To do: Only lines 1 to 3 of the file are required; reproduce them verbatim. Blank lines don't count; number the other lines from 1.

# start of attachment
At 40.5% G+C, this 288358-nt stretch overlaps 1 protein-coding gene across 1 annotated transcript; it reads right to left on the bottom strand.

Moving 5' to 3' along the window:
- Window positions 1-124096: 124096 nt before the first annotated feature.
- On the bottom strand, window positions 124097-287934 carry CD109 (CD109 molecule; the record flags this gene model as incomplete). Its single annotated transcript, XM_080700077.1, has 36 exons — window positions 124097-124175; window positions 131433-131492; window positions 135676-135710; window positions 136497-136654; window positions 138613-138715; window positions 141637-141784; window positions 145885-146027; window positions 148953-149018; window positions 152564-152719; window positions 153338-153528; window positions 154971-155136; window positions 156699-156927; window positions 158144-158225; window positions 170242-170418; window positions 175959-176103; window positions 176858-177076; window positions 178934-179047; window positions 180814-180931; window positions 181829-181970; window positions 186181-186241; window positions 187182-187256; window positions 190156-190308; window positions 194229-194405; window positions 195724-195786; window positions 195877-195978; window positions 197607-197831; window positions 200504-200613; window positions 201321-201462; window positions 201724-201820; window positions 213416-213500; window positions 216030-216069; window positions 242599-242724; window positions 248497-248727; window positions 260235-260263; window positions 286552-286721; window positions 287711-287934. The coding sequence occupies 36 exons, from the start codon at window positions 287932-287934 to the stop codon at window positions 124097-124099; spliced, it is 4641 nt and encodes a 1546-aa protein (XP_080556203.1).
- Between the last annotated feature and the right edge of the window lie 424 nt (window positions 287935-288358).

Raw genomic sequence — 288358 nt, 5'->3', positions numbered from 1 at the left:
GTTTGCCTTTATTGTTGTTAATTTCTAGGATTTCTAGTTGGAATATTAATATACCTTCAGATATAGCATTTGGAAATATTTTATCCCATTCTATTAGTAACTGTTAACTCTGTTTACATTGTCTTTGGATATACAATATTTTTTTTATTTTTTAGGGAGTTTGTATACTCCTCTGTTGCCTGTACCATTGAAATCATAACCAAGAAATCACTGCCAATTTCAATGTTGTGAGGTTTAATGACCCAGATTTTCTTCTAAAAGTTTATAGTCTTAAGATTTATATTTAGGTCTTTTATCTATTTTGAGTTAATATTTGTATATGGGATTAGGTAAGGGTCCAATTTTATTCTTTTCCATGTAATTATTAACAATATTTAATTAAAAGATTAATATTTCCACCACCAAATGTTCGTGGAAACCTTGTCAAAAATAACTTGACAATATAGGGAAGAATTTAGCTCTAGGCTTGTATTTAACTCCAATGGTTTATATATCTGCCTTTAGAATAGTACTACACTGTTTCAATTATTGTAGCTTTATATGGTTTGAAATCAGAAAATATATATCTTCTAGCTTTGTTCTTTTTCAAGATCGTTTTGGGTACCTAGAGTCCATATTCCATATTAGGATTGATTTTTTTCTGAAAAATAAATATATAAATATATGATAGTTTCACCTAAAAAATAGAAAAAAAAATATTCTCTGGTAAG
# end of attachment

At 40.5% G+C, this 288358-nt stretch overlaps 1 protein-coding gene across 1 annotated transcript; it reads right to left on the bottom strand.

Moving 5' to 3' along the window:
- Window positions 1-124096: 124096 nt before the first annotated feature.